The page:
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    Free, publicly-accessible full text available November 29, 2024
  4. What prevents populations of a species from adapting to the novel environments outside the species' geographic distribution? Previous models highlighted how gene flow across spatial environmental gradients determines species expansion versus extinction and the location of species range limits. However, space is only one of two axes of environmental variation—environments also vary in time, and we know temporal environmental variation has important consequences for population demography and evolution. We used analytical and individual-based evolutionary models to explore how temporal variation in environmental conditions influences the spread of populations across a spatial environmental gradient. We find that temporal variation greatly alters our predictions for range dynamics compared to temporally static environments. When temporal variance is equal across the landscape, the fate of species (expansion versus extinction) is determined by the interaction between the degree of temporal autocorrelation in environmental fluctuations and the steepness of the spatial environmental gradient. When the magnitude of temporal variance changes across the landscape, stable range limits form where this variance increases maladaptation sufficiently to prevent local persistence. These results illustrate the pivotal influence of temporal variation on the likelihood of populations colonizing novel habitats and the location of species range limits.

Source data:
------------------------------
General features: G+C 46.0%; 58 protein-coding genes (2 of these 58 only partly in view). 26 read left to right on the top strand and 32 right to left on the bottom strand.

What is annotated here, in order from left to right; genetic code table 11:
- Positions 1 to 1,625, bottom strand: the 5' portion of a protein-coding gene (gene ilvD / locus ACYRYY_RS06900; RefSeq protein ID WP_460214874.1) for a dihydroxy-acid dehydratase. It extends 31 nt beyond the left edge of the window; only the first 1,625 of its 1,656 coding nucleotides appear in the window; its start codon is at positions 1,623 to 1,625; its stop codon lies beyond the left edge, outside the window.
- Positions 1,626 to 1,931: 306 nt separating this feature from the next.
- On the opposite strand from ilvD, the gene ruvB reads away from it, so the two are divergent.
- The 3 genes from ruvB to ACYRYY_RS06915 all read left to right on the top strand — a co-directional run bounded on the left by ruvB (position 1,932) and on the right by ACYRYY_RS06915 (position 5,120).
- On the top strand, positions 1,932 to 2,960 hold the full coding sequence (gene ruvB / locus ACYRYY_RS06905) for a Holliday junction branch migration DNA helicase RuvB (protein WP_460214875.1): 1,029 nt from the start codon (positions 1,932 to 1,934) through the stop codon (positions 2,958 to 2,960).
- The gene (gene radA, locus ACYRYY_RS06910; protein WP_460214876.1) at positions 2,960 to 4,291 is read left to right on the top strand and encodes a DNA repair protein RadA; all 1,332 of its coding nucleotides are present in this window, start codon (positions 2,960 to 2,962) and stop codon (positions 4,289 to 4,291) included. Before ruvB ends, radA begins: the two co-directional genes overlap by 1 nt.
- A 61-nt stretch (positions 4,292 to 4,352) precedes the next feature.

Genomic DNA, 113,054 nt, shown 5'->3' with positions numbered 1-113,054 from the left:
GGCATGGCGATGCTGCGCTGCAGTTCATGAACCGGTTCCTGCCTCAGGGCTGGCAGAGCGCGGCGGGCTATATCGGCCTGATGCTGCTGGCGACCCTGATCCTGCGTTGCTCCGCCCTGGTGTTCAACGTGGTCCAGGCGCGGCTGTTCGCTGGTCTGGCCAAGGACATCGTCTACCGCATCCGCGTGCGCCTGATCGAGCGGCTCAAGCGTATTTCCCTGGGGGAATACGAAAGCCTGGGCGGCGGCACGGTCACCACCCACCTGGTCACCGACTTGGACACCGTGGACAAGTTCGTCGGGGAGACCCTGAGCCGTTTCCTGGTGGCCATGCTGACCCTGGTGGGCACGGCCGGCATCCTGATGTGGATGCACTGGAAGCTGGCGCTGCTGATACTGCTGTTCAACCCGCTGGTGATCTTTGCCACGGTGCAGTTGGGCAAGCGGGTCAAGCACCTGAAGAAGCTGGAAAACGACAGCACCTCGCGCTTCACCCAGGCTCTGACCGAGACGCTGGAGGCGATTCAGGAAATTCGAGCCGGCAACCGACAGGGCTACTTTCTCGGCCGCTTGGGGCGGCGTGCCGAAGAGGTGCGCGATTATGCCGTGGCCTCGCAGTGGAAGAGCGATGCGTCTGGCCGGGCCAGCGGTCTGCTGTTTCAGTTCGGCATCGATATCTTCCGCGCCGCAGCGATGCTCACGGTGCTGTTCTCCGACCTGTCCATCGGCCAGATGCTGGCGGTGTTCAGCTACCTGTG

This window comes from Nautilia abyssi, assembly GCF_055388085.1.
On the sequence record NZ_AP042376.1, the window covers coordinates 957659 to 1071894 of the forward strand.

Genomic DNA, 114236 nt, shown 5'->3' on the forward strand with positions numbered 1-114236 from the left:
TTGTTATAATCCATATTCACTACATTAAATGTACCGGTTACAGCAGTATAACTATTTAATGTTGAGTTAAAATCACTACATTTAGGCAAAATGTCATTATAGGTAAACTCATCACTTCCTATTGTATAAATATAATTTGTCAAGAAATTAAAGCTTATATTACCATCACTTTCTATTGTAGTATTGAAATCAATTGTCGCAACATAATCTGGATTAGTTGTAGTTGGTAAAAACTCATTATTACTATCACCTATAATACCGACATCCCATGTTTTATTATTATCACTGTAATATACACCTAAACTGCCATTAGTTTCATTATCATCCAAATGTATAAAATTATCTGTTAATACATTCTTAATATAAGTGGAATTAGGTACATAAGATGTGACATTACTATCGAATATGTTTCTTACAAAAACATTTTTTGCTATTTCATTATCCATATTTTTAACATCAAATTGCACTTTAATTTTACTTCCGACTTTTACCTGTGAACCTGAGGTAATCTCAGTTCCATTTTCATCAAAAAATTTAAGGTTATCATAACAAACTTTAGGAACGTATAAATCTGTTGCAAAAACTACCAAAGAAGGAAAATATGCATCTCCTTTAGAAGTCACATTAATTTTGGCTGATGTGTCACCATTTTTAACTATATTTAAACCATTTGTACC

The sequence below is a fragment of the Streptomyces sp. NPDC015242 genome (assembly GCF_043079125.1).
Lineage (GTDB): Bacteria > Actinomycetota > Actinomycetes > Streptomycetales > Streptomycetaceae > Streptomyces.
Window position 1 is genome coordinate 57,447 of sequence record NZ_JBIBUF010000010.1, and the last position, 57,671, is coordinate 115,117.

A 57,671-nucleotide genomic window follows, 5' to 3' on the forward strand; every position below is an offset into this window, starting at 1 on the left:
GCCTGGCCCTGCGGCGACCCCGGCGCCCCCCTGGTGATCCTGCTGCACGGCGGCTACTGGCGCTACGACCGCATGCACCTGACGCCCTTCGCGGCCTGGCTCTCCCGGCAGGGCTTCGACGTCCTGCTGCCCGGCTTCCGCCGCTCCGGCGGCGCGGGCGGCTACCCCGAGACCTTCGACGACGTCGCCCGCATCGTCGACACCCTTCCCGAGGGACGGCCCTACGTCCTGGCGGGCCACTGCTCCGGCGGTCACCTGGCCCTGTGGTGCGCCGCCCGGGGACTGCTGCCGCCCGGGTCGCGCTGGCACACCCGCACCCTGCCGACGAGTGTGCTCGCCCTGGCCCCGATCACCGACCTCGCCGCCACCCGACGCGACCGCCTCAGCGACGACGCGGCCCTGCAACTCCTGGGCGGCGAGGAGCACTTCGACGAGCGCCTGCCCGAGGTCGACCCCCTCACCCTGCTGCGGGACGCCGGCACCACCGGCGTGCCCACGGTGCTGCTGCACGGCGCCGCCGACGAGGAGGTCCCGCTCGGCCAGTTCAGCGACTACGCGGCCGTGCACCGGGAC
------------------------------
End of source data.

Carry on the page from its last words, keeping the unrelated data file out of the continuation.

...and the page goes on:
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  5. Garnas, Jeff R. (Ed.)